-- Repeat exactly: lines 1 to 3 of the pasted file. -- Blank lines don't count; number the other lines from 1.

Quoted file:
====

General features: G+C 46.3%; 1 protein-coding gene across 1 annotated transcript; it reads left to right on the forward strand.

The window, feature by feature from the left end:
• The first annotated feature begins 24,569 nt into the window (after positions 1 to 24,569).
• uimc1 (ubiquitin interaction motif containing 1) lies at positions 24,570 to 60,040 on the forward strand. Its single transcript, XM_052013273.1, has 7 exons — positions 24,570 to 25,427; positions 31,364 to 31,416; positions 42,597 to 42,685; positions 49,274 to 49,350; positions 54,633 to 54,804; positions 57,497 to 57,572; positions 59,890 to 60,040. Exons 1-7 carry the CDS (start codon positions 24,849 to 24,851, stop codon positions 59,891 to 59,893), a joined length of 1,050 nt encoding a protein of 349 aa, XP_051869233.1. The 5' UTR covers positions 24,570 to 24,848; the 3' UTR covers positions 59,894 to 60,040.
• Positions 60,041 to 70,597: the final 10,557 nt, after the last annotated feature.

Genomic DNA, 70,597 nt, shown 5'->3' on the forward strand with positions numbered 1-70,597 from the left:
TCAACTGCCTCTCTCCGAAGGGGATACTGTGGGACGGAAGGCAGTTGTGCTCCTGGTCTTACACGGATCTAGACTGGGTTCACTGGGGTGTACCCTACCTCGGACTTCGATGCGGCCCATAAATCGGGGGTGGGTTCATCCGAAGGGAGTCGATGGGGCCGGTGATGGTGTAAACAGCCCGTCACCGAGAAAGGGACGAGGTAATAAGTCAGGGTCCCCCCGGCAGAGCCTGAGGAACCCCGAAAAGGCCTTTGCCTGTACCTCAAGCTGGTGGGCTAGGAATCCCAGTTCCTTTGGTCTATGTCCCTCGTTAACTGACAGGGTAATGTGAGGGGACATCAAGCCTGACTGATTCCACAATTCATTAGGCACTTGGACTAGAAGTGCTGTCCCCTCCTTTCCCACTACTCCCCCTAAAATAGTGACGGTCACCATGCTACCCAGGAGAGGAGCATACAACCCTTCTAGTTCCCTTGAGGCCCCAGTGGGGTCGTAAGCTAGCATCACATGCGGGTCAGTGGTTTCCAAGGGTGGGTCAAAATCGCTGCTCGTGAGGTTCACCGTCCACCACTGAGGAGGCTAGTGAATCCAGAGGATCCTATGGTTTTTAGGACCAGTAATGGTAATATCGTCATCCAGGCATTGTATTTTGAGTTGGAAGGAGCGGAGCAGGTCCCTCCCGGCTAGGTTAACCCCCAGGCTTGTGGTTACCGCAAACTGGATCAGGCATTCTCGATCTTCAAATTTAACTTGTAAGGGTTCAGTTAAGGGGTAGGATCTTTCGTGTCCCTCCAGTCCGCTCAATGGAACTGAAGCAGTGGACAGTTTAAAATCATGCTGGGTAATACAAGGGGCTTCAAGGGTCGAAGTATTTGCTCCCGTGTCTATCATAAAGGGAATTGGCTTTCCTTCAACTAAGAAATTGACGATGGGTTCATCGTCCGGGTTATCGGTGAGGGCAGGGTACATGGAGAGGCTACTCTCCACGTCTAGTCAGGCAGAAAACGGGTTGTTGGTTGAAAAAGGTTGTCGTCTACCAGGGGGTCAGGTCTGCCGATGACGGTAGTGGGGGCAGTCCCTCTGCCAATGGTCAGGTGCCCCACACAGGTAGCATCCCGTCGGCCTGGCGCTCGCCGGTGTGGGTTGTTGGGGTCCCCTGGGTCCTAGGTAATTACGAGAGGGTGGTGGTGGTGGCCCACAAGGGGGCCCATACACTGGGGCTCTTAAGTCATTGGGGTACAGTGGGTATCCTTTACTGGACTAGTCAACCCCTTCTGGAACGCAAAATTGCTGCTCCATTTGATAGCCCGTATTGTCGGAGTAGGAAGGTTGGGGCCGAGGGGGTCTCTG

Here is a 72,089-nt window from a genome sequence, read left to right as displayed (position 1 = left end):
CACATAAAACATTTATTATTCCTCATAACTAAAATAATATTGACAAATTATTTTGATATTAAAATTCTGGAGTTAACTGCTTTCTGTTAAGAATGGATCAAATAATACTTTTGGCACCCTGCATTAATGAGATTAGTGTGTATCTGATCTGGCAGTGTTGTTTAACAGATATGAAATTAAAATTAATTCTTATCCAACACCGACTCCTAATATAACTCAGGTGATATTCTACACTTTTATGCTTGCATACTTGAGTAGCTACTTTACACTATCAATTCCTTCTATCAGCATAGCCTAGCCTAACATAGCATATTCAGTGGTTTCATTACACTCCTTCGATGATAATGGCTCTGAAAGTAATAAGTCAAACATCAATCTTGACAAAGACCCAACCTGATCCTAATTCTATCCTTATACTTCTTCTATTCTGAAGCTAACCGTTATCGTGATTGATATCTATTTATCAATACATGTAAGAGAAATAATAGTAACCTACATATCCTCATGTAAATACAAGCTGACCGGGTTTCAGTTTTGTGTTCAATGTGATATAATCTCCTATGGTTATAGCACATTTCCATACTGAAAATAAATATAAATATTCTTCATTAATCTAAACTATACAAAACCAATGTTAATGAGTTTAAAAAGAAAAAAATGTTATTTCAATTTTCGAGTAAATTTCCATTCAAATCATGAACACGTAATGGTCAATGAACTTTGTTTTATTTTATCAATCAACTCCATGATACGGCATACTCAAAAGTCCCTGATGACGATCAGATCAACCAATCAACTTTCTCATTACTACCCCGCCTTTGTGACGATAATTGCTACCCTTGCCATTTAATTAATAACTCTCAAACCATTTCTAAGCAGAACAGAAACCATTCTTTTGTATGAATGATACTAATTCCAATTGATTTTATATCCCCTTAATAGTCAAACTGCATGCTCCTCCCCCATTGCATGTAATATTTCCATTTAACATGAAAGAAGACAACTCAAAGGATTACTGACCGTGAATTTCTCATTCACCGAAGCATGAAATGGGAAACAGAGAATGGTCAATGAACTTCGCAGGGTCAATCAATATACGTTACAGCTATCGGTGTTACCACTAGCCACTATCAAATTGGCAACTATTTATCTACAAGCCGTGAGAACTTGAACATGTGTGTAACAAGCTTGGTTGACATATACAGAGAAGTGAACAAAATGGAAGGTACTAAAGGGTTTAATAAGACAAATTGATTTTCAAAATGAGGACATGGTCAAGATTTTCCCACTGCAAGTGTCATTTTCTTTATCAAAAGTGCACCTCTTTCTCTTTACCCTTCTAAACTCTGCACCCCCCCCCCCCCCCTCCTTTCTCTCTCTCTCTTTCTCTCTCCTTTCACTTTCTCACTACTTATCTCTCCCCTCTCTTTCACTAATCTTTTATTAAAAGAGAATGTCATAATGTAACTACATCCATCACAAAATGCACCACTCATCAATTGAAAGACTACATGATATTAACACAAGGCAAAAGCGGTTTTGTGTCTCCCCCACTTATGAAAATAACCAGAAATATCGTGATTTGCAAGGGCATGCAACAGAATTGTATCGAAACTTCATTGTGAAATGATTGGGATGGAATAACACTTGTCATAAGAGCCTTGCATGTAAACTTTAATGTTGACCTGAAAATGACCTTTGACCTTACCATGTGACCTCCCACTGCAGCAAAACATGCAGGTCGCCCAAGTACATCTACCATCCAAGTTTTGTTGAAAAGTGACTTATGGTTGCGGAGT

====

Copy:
General features: G+C 46.3%; 1 protein-coding gene across 1 annotated transcript; it reads left to right on the forward strand.

The window, feature by feature from the left end:
• The first annotated feature begins 24,569 nt into the window (after positions 1 to 24,569).